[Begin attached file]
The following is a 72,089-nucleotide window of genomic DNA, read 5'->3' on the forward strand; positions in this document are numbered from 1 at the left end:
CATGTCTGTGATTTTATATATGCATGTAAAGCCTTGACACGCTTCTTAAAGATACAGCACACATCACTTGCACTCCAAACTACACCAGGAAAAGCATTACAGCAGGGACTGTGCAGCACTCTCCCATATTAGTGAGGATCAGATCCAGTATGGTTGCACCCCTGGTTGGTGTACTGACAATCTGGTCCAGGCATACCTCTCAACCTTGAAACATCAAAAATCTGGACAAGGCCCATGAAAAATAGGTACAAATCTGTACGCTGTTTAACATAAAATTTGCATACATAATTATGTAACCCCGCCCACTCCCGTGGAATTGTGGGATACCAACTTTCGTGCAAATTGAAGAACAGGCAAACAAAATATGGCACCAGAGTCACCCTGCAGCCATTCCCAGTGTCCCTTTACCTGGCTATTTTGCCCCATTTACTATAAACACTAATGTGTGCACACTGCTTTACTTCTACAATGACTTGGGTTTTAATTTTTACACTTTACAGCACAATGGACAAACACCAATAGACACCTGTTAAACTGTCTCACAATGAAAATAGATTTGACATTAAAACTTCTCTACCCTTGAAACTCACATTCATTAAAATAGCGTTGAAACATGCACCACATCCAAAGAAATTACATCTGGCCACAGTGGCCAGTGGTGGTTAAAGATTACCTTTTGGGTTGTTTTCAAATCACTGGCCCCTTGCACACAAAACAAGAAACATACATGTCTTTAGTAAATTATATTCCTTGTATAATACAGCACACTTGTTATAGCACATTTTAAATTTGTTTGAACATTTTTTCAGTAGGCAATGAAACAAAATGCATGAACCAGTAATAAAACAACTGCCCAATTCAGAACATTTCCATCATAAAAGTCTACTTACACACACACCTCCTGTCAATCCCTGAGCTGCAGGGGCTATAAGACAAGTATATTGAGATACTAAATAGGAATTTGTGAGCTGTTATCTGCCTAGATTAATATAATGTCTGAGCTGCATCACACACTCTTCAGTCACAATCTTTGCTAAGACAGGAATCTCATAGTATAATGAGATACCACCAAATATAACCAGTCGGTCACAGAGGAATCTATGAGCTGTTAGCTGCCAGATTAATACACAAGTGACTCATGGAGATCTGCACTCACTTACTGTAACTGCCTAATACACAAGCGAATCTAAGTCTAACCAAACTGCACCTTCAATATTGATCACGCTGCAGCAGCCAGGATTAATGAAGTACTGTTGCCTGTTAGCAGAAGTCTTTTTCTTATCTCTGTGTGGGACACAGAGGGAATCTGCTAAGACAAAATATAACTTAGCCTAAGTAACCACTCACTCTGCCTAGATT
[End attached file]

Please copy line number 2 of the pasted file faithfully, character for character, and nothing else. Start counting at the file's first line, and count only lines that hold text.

CATGTCTGTGATTTTATATATGCATGTAAAGCCTTGACACGCTTCTTAAAGATACAGCACACATCACTTGCACTCCAAACTACACCAGGAAAAGCATTACAGCAGGGACTGTGCAGCACTCTCCCATATTAGTGAGGATCAGATCCAGTATGGTTGCACCCCTGGTTGGTGTACTGACAATCTGGTCCAGGCATACCTCTCAACCTTGAAACATCAAAAATCTGGACAAGGCCCATGAAAAATAGGTACAAATCTGTACGCTGTTTAACATAAAATTTGCATACATAATTATGTAACCCCGCCCACTCCCGTGGAATTGTGGGATACCAACTTTCGTGCAAATTGAAGAACAGGCAAACAAAATATGGCACCAGAGTCACCCTGCAGCCATTCCCAGTGTCCCTTTACCTGGCTATTTTGCCCCATTTACTATAAACACTAATGTGTGCACACTGCTTTACTTCTACAATGACTTGGGTTTTAATTTTTACACTTTACAGCACAATGGACAAACACCAATAGACACCTGTTAAACTGTCTCACAATGAAAATAGATTTGACATTAAAACTTCTCTACCCTTGAAACTCACATTCATTAAAATAGCGTTGAAACATGCACCACATCCAAAGAAATTACATCTGGCCACAGTGGCCAGTGGTGGTTAAAGATTACCTTTTGGGTTGTTTTCAAATCACTGGCCCCTTGCACACAAAACAAGAAACATACATGTCTTTAGTAAATTATATTCCTTGTATAATACAGCACACTTGTTATAGCACATTTTAAATTTGTTTGAACATTTTTTCAGTAGGCAATGAAACAAAATGCATGAACCAGTAATAAAACAACTGCCCAATTCAGAACATTTCCATCATAAAAGTCTACTTACACACACACCTCCTGTCAATCCCTGAGCTGCAGGGGCTATAAGACAAGTATATTGAGATACTAAATAGGAATTTGTGAGCTGTTATCTGCCTAGATTAATATAATGTCTGAGCTGCATCACACACTCTTCAGTCACAATCTTTGCTAAGACAGGAATCTCATAGTATAATGAGATACCACCAAATATAACCAGTCGGTCACAGAGGAATCTATGAGCTGTTAGCTGCCAGATTAATACACAAGTGACTCATGGAGATCTGCACTCACTTACTGTAACTGCCTAATACACAAGCGAATCTAAGTCTAACCAAACTGCACCTTCAATATTGATCACGCTGCAGCAGCCAGGATTAATGAAGTACTGTTGCCTGTTAGCAGAAGTCTTTTTCTTATCTCTGTGTGGGACACAGAGGGAATCTGCTAAGACAAAATATAACTTAGCCTAAGTAACCACTCACTCTGCCTAGATT